From “Somewhere over the Rainbow,” Hollywood learned that the right song at the right time could take a film places images and dialog could not do on its own. Try not to think about bicycles when you hear “Raindrops Keep Falling on My Head.” It’s impossible if you saw Butch Cassidy and the Sundance Kid.
Beginning with the Blackboard Jungle with “Rock Around the Clock,” Hollywood has repeatedly gone to Rock and Roll to enhance its movies. This use of rock songs reached a new level when Mike Nichols went directly to Simon and Garfunkel for pieces that would evoke the story of his film the Graduate. There, the music is inseparable from the film.
When it works, like with “Mrs. Robinson,” it’s terrific. When it doesn’t, it becomes a banal cliché – the troubled family getting back together and singing an overly loud Motown tune like “Ain’t No Mountain High Enough” into a hairbrush.
Scoring popular songs into Movies and TV for plot value has become common and often a sign of lazy direction or plot development. Having trouble having the storyline and characters add up? No problem, license a familiar song and insert it into a dot connecting montage.
This trend has become so common that it was lampooned in the film Team America nearly a decade ago in the song “Montage.”
Still, integrating a familiar rock song into a film is very high art. When it works, it is memorable. The wrong music at the wrong time can take the viewer out of the movie or show. “Where did I hear that song before” runs through the viewer’s head instead of what is happening at that moment to the plot.
Led Zeppelin’s “When the Levee Breaks” in Argo was a terrific use of the right song at the right time.
So in the wake of Oscar night, I thought it a good idea to think of “The Best Use of Rock Music in Film!”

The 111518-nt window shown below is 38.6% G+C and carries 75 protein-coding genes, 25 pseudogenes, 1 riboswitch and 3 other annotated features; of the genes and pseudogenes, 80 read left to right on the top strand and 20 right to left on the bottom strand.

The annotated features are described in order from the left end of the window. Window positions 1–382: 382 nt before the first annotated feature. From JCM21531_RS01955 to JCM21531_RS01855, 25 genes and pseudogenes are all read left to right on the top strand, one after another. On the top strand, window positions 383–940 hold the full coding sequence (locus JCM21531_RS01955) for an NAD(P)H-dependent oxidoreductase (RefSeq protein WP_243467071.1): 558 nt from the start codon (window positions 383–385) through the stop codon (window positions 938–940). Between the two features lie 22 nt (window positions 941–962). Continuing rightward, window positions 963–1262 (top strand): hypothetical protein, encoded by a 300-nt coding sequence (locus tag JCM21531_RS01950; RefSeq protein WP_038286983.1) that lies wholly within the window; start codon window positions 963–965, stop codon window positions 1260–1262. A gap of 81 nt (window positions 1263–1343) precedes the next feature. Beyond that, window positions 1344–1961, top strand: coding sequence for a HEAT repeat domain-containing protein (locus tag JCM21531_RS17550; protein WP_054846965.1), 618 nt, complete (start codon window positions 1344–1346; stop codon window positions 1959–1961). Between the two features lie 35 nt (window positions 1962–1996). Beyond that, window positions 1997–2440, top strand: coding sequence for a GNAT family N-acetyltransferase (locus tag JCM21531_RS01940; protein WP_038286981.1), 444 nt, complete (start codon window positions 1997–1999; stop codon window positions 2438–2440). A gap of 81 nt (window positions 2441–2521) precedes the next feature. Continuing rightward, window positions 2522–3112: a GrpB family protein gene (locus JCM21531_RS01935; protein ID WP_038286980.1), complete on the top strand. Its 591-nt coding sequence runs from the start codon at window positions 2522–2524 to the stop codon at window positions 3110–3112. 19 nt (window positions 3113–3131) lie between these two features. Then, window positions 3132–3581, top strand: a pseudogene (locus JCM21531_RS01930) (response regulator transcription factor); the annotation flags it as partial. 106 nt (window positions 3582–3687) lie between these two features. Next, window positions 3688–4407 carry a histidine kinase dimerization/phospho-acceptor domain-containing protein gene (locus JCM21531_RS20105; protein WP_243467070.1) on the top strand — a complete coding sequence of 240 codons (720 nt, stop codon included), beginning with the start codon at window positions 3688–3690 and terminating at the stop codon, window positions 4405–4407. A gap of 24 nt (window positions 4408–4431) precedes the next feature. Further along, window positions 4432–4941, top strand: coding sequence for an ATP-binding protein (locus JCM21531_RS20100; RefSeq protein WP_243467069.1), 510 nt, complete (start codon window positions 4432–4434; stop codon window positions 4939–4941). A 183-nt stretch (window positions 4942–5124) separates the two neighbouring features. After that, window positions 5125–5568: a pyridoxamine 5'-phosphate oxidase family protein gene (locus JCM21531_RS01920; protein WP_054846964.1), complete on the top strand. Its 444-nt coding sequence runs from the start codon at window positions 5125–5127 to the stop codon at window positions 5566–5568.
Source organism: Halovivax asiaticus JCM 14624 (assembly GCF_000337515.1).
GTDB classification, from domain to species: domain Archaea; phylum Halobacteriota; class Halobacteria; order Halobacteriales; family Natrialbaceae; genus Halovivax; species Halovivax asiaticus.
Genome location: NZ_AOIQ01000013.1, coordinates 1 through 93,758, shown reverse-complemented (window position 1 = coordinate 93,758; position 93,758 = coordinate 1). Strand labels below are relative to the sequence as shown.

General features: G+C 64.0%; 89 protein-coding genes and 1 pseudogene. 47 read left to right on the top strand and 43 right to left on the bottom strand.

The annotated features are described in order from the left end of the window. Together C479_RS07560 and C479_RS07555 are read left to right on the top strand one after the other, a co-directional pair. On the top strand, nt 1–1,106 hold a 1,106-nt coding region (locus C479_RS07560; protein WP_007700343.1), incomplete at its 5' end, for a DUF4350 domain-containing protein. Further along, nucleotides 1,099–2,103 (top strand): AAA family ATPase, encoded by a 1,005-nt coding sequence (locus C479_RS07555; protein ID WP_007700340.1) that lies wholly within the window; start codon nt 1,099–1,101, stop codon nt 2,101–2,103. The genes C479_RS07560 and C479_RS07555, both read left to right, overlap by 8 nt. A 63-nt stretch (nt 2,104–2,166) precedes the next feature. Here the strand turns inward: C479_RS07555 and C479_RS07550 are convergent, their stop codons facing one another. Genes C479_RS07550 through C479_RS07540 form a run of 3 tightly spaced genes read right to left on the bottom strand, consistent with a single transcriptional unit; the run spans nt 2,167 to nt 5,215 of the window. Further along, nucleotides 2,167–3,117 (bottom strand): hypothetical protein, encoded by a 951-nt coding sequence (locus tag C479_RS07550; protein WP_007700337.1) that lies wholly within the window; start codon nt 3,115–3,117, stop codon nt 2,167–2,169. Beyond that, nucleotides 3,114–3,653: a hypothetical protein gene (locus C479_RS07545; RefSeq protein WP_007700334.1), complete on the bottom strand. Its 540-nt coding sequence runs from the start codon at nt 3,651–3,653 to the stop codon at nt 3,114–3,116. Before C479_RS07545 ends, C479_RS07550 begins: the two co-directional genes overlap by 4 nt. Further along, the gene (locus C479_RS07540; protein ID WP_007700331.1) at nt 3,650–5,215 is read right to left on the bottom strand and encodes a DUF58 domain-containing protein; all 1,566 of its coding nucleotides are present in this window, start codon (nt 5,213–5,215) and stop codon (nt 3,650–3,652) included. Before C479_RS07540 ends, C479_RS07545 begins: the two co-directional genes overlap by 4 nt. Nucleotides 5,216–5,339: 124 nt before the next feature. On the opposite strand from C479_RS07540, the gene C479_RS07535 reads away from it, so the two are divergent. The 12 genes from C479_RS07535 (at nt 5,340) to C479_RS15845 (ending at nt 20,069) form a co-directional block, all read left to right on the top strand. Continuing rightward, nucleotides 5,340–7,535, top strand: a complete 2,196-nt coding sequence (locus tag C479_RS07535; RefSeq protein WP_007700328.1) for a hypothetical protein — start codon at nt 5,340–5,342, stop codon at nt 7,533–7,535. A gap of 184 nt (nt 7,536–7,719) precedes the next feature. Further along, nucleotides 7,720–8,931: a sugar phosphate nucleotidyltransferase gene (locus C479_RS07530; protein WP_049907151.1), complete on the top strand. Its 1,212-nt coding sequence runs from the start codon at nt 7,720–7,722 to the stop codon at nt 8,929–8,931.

Again, this is not “incidental” music or songs explicitly composed for the film – this is the use of songs that had a life before their use in a film sequence.
Here are my choices for the best examples:
The End – The Doors – Apocalypse Now. Perhaps the greatest ever. The song by itself is epic and cinematic. It’s the song where the police would haul away Jim Morrison in handcuffs after going on his Oedipal rant. The way Coppola uses the song to frame his great film puts the film and the song in a new light. The perfect example of using rock music in film.
Sister Christian/Jessie’s Girl – Night Ranger/Rick Springfield – Boogie Nights. The Boogie Nights soundtrack is flawless. The loose recreation of the Wonderland murders against the backdrop of a coked-out Alfred Molina – with some naked guy shooting off firecrackers – elevates both the film and these two very pedestrian songs to a higher level than they could have achieved without each other. Chaos as art.
Stuck in the Middle with You – Steelers Wheel – Reservoir Dogs. Tarantino has raised the bar for all auteurs with his great soundtracks. Pulp Fiction has at least four great songs/sequences. Not sure he succeeded this year with Jim Croce’s “I Got A Name” in Django Unchained, but he did with Steelers Wheel juxtaposing their giddy song with torture and terror.
Surfin’ Bird – The Trashmen – Full Metal Jacket. Kubrick is a master of using music in his films. I love Chris Issak’s “Baby Did Bad Thing” in Eyes Wide Shut – but that movie is just too weird. “Also Sprach Zarathustra” became known as the “2001 theme” – that’s how powerful Kubrick’s images were when matched to classical music. In Full Metal Jacket, he underscores the existential absurdity of the Vietnam war, then with this throw-a-way novelty song we all vaguely remember hearing somewhere.
Helicopter Sequence from GoodFellas. We all know Martin Scorsese is a master filmmaker. But this sequence – and the particularly driving “Toad” drum solo by Ginger Baker of Cream – illustrates the manic flavor of the era, and the paranoia that went with cocaine is simply brilliant. Nilsson, The Rolling Stones, The Who, Muddy Waters, George Harrison, and Cream – and Scorsese – wow!
Tiny Dancer – Elton John – Almost Famous. I could have chosen “Sparks” by the Who, but this song – one of Elton’s very best – takes on a whole new meaning as the band buries their internal hatchets as they sing along, remembering it’s the music that matters and brings them together in the first place. We see it and feel it. Former Rolling Stone music critic Cameron Crowe always has great music in his films, but the time he takes with this scene perfectly matches Elton’s time to get to his chorus. Brilliant. Another great one from Crowe is John Cusack lifting the boom box playing “In Your Eyes” in Say Anything rejuvenated Peter Gabriel’s career.
There are, of course, many others.
What are your favorites?